Strip 146 - Alignment Tutorial - Part 12 (Lawful Evil)

12th Mar 2015, 12:00 AM in Corvus Village
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dragonbrain 12th Mar 2015, 2:56 AM edit delete reply
Just one. Could you just sign your name here, here and here?
Zilfallion 12th Mar 2015, 4:00 AM edit delete reply
"Why certainly, just let me get my pen. Ah, here it is!" -Signs Raxon's name.
Raxon 12th Mar 2015, 8:12 AM edit delete reply
Lawful Evil means never having to say all is forgiven.
Disloyal Subject 12th Mar 2015, 1:24 PM edit delete reply
Disloyal Subject
I'm still confused as to why my Lawful Evil and Chaotic Good characters are indistinguishable in all but motive.
Malroth 12th Mar 2015, 4:44 PM edit delete reply
in what way are they even remotely similar? A Chaotic good character thinks the rules should go F^%(*& themselves at the best of times and when not actively saving some damsel in distress or buttering up current-orphan/future-Damsel
is pretty much going to get drunk and sing songs about how awsome they are, meanwhile the Lawful Evil character has 500 accountants with hostage famlies going over the countries finances with a fine toothed comb to look for a way to embezzle the royal treasury.
SeriousBiz 13th Mar 2015, 3:21 AM edit delete reply

I admit I'm a bit hazy on the details: Is using your wealth, connections and influence to change laws in your favor with no regard to who suffers from the change a lawful evil, a neutral evil or a chaotic evil act?

I mean, on the one hand, you're not really following even the letter of the law, you're making up your own rules and expecting others to follow them. Morally, you're no different from a petty criminal, you just happen to have the means to get the backing of corrupt lawmakers and, by extension, the law of the land. Changing the law so that you will not be punished for your evil acts meshes well with a mindset that sees laws that expect them to take others into consideration as proof that they're the ones being unjustly oppressed by an evil regime. On the other hand, wanting to make your whims the law must have some pretty heavy lawful motivations behind it, and technically, this is exactly how tyrants act.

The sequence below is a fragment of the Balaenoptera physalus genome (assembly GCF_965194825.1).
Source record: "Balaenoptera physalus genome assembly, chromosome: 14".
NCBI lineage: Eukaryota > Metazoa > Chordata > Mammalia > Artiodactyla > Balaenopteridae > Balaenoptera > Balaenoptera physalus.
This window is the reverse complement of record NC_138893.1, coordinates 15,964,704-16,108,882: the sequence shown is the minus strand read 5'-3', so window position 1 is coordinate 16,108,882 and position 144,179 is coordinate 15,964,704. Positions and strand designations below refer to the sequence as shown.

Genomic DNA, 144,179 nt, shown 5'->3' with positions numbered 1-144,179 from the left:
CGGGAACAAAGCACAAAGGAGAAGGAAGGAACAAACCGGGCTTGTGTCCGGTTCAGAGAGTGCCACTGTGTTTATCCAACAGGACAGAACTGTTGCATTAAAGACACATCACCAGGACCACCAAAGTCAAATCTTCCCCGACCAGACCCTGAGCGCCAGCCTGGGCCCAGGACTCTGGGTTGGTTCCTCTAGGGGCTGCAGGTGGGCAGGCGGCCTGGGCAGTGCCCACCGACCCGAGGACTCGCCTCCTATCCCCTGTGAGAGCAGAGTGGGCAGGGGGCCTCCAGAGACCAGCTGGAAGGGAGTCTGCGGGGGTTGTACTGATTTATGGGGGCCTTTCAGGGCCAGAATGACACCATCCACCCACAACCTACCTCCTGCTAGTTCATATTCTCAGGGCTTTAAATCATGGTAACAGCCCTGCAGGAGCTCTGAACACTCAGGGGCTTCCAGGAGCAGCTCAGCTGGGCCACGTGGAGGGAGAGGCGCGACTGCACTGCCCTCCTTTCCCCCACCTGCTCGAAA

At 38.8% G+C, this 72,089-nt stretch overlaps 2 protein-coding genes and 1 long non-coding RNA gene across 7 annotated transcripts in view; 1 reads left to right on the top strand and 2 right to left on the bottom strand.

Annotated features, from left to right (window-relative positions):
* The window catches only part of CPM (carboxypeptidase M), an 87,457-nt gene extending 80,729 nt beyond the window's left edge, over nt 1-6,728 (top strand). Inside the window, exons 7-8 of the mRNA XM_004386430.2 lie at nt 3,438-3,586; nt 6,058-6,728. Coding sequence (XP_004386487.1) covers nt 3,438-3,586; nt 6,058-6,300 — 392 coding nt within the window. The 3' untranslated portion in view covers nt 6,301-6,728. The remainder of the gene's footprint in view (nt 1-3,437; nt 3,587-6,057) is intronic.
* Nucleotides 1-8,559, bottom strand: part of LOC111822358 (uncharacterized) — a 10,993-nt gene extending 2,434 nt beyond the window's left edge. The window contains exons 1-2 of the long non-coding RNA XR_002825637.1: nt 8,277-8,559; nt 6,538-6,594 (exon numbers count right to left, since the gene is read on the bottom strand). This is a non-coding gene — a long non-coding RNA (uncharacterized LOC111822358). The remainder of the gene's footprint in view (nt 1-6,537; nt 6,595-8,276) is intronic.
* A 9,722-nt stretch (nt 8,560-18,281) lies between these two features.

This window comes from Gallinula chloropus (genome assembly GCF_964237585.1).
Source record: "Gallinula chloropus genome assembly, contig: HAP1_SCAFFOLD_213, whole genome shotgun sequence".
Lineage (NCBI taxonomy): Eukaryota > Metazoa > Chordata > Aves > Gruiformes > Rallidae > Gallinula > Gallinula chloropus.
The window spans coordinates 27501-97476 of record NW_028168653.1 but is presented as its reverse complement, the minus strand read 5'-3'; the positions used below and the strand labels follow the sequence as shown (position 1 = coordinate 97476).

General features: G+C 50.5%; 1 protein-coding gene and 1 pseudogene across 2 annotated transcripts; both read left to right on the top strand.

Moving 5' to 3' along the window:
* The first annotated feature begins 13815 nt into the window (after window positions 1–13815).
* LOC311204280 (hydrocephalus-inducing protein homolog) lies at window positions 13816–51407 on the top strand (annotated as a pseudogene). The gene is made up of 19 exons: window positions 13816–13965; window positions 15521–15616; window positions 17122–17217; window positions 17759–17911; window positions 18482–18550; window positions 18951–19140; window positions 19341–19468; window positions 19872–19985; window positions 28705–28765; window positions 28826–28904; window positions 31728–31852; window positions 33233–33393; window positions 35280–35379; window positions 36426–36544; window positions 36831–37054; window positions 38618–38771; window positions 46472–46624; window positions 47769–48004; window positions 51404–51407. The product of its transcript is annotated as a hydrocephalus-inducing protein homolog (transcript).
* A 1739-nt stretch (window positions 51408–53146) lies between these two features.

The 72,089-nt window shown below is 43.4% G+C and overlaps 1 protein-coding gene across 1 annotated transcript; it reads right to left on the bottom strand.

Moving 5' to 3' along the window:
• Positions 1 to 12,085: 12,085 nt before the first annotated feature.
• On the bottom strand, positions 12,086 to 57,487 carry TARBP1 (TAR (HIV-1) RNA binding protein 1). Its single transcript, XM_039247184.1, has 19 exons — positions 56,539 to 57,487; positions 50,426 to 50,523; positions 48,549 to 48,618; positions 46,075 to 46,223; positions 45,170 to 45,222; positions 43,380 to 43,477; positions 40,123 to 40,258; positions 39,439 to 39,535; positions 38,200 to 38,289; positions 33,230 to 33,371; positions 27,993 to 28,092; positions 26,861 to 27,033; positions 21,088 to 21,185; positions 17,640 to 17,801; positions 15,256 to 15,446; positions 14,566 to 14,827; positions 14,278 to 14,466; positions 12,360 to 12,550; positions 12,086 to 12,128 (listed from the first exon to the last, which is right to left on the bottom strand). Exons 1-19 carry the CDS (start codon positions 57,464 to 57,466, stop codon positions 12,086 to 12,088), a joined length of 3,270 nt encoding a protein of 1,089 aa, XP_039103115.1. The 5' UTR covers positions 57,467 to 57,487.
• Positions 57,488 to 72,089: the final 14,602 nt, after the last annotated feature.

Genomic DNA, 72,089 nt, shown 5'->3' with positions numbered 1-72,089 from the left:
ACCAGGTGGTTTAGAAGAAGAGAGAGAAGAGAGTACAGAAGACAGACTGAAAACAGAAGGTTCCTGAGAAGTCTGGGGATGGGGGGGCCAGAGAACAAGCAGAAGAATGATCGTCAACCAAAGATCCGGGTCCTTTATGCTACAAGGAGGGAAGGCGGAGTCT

As an aside, swindlers remind me of that one commercial in The Simpsons: "How often have you driven by a fire and thought 'How can this benefit me?'" A mindset that is, unfortunately, fairly common in a system where "smart" is often viewed as shorthand for "exploitative and opportunistic".
DragonTrainer 13th Mar 2015, 1:20 PM edit delete reply
Depends on your motive and your beliefs. Intentions are everything, afterall. There's a reason why Mens Rea exists.

A Lawful Evil character follows at least some sort of code. If they change the law, it would either have to not go against his personal code or actually reflect his personal code. Doing things on a whim is something a Chaotic character would do.
Malroth 13th Mar 2015, 6:03 PM edit delete reply
"Changing the Laws"through existing methods is usually but not always an indicator of a Lawful Alignment, even if the new law is entirely self serving, the very fact that you planned enough to go through with the process indicates you see laws as worthwhile even if only applied to those beneath you.
SeriousBiz 14th Mar 2015, 1:48 AM edit delete reply

Hmm. I'd rather say that intentions are secondary - the effects of your actions are what are actually happening in the world, intentions notwithstanding - but otherwise, fair enough.

Come to think of it, maybe the lawful-chaotic axis represents more your intentions, your own moral code, the limits that you set to yourself, whereas the good-evil axis represents the things you actually do, the methods you use to achieve your goals.

So, essentially, a lawful evil character can basically have the same motivations and intentions as a lawful good character, but it's mainly their actions that set them apart. Contrast a benevolent democratic leader vs. a tyrant. Makes sense to me, though it's not always applicable.
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